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"I have done lots of activism, all based on who I am. I am Latina, I am Lesbian and I am a woman, these encompassed my activism. In those three areas there is lots of discrimination: discrimination against women, against Hispanics, and against Lesbians and Gays. "
"Political activism must be a state of mind all the time when one lives in a world of discrimination. The day racism, sexism and homophobia end, my work will be completed."
Born in Uvalde Texas, Linda Morales moved to Houston in 1978 after graduating from the University of Texas. She went to work at UT Health Science Center as a television specialist on the marketing team for the Texas Health Report with Dr. "Red" Duke. Once settled Morales began exploring her life through the lenses of the Woman's Movement and the Gay and Lesbian community. Though she found community and empowerment there was a missing key, her Hispanic heritage. She set her focus on the Hispanic community, founding and leading various organizations that asserted common human dignity and the value of all communities.
These included Gay and Lesbian Hispanics Unidos (GLHU,) an educational and social organization, which formed Amigos Voluntarios en Educacion de Salud (AVES,) an HIV AIDS committee that became one of the primary AIDS education organizations in Houston, and Amiga de Houston a statewide Latina network determined to raise consciousness about self-esteem/self-image, relationships, and sexism. Under her leadership, Houston was home to the first Texas Lesbian Conference.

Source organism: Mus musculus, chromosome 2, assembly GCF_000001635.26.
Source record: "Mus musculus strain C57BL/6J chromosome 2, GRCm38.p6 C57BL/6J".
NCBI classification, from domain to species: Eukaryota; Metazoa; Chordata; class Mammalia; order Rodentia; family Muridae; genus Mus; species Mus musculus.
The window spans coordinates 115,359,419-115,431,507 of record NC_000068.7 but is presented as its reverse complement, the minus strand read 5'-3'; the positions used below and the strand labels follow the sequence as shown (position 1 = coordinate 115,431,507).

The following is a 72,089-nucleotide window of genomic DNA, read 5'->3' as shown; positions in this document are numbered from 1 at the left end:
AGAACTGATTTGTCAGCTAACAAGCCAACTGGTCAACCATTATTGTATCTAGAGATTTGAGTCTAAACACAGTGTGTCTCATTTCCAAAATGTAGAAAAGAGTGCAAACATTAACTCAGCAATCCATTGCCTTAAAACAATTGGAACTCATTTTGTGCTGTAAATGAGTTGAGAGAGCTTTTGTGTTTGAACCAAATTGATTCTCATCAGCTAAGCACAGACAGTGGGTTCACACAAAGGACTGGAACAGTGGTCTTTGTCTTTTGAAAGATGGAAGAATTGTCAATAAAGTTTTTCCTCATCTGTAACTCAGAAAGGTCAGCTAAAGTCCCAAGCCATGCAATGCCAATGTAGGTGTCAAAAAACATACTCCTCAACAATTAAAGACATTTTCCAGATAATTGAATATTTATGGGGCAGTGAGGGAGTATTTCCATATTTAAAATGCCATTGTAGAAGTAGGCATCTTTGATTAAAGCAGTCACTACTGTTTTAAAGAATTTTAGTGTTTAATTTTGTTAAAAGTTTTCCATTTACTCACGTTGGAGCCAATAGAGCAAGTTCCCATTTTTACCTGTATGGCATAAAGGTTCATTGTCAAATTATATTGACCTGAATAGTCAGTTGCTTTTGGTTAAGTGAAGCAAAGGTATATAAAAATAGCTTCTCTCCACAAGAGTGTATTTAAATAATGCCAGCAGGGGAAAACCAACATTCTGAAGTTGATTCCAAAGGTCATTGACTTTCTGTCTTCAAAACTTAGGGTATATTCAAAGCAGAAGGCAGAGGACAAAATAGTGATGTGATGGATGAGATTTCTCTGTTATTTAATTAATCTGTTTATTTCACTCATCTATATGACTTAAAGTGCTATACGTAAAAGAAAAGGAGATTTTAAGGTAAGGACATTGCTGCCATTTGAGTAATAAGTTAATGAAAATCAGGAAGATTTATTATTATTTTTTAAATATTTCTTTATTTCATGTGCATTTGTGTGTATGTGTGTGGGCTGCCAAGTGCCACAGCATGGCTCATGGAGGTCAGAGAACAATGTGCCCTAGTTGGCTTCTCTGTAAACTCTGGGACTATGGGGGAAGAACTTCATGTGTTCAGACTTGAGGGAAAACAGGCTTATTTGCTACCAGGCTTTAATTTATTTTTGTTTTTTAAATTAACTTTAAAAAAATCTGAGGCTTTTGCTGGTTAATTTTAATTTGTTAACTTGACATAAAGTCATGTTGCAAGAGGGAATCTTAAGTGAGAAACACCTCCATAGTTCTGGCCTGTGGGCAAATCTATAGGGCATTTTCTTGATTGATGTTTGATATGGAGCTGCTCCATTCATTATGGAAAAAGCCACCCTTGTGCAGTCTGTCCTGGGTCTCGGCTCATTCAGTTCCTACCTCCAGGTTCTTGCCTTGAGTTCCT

Along with other activists Morales, founded Latino Lesbian Gay Organization (LLEGO) to focus on addressing health, immigration, and political issues. She was president of Mexican-American Democrats, which worked to screen and endorse candidates and get out the Latino vote. Morales was fearless and uncompromising when it came to human dignity and respect even when it put her at odds with her own communities.
served on the boards of the AIDS Equity League, helped organize several
Texas Lesbian Conferences, and was an Advisory Council member of the
Southwest Voter Registration and Education Program. In 2017 Morales
was appointed to Harris Health System's Board of Trustees by Harris
County Commissioner Court. |
On April 12,
1989 the Texas Human Rights Foundation challenged Texas' homosexual
conduct law, Texas Penal Code 21.06 Linda Morales agreed to be the lead
plaintiff. Though the law was not overturned, this action paved the
way for many successful legal challenges to come, including the landmark
case, Lawrence v. Texas in 2003.